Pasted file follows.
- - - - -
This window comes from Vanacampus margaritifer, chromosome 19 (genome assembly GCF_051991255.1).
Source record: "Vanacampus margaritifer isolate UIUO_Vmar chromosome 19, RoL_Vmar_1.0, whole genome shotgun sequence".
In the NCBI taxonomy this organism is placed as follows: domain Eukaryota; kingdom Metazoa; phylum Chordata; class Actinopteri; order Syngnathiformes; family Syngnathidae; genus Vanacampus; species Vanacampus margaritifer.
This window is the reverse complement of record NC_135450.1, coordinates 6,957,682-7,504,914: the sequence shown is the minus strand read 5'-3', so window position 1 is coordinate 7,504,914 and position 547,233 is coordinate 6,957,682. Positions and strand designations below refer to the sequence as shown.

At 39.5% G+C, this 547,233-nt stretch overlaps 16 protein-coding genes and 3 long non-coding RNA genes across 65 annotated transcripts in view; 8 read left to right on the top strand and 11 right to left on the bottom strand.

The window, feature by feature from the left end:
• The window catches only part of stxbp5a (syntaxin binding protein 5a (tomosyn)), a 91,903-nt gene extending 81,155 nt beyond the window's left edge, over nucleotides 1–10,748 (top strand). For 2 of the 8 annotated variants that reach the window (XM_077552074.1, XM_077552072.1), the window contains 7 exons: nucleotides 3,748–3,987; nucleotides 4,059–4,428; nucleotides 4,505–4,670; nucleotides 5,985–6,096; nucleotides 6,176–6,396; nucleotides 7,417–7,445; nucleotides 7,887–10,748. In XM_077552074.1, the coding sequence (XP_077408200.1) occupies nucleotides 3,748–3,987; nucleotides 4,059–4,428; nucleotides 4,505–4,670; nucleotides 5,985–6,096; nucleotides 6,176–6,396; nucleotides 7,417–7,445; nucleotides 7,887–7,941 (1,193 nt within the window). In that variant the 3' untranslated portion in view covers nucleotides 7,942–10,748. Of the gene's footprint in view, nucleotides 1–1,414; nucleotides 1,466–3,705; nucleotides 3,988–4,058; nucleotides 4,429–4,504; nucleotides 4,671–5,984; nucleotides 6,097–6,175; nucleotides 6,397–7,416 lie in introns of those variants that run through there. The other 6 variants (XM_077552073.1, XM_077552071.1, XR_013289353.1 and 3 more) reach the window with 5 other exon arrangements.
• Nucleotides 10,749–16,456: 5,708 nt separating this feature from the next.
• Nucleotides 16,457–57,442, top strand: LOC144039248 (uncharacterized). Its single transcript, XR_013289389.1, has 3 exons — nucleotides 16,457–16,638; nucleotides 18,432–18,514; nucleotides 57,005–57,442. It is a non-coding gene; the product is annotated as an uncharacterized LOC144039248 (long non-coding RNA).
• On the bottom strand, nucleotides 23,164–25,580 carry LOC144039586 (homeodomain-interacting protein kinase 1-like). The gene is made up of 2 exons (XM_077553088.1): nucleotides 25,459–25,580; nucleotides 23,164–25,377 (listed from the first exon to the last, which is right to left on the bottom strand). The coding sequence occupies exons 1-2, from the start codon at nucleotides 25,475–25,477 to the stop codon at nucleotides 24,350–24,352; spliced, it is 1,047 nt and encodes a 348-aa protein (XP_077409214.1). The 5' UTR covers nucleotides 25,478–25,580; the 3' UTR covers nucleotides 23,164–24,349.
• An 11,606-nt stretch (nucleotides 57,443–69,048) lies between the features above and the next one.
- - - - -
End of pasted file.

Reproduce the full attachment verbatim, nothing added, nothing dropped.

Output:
This window comes from Vanacampus margaritifer, chromosome 19 (genome assembly GCF_051991255.1).
Source record: "Vanacampus margaritifer isolate UIUO_Vmar chromosome 19, RoL_Vmar_1.0, whole genome shotgun sequence".
In the NCBI taxonomy this organism is placed as follows: domain Eukaryota; kingdom Metazoa; phylum Chordata; class Actinopteri; order Syngnathiformes; family Syngnathidae; genus Vanacampus; species Vanacampus margaritifer.
This window is the reverse complement of record NC_135450.1, coordinates 6,957,682-7,504,914: the sequence shown is the minus strand read 5'-3', so window position 1 is coordinate 7,504,914 and position 547,233 is coordinate 6,957,682. Positions and strand designations below refer to the sequence as shown.

At 39.5% G+C, this 547,233-nt stretch overlaps 16 protein-coding genes and 3 long non-coding RNA genes across 65 annotated transcripts in view; 8 read left to right on the top strand and 11 right to left on the bottom strand.

The window, feature by feature from the left end:
• The window catches only part of stxbp5a (syntaxin binding protein 5a (tomosyn)), a 91,903-nt gene extending 81,155 nt beyond the window's left edge, over nucleotides 1–10,748 (top strand). For 2 of the 8 annotated variants that reach the window (XM_077552074.1, XM_077552072.1), the window contains 7 exons: nucleotides 3,748–3,987; nucleotides 4,059–4,428; nucleotides 4,505–4,670; nucleotides 5,985–6,096; nucleotides 6,176–6,396; nucleotides 7,417–7,445; nucleotides 7,887–10,748. In XM_077552074.1, the coding sequence (XP_077408200.1) occupies nucleotides 3,748–3,987; nucleotides 4,059–4,428; nucleotides 4,505–4,670; nucleotides 5,985–6,096; nucleotides 6,176–6,396; nucleotides 7,417–7,445; nucleotides 7,887–7,941 (1,193 nt within the window). In that variant the 3' untranslated portion in view covers nucleotides 7,942–10,748. Of the gene's footprint in view, nucleotides 1–1,414; nucleotides 1,466–3,705; nucleotides 3,988–4,058; nucleotides 4,429–4,504; nucleotides 4,671–5,984; nucleotides 6,097–6,175; nucleotides 6,397–7,416 lie in introns of those variants that run through there. The other 6 variants (XM_077552073.1, XM_077552071.1, XR_013289353.1 and 3 more) reach the window with 5 other exon arrangements.
• Nucleotides 10,749–16,456: 5,708 nt separating this feature from the next.
• Nucleotides 16,457–57,442, top strand: LOC144039248 (uncharacterized). Its single transcript, XR_013289389.1, has 3 exons — nucleotides 16,457–16,638; nucleotides 18,432–18,514; nucleotides 57,005–57,442. It is a non-coding gene; the product is annotated as an uncharacterized LOC144039248 (long non-coding RNA).
• On the bottom strand, nucleotides 23,164–25,580 carry LOC144039586 (homeodomain-interacting protein kinase 1-like). The gene is made up of 2 exons (XM_077553088.1): nucleotides 25,459–25,580; nucleotides 23,164–25,377 (listed from the first exon to the last, which is right to left on the bottom strand). The coding sequence occupies exons 1-2, from the start codon at nucleotides 25,475–25,477 to the stop codon at nucleotides 24,350–24,352; spliced, it is 1,047 nt and encodes a 348-aa protein (XP_077409214.1). The 5' UTR covers nucleotides 25,478–25,580; the 3' UTR covers nucleotides 23,164–24,349.
• An 11,606-nt stretch (nucleotides 57,443–69,048) lies between the features above and the next one.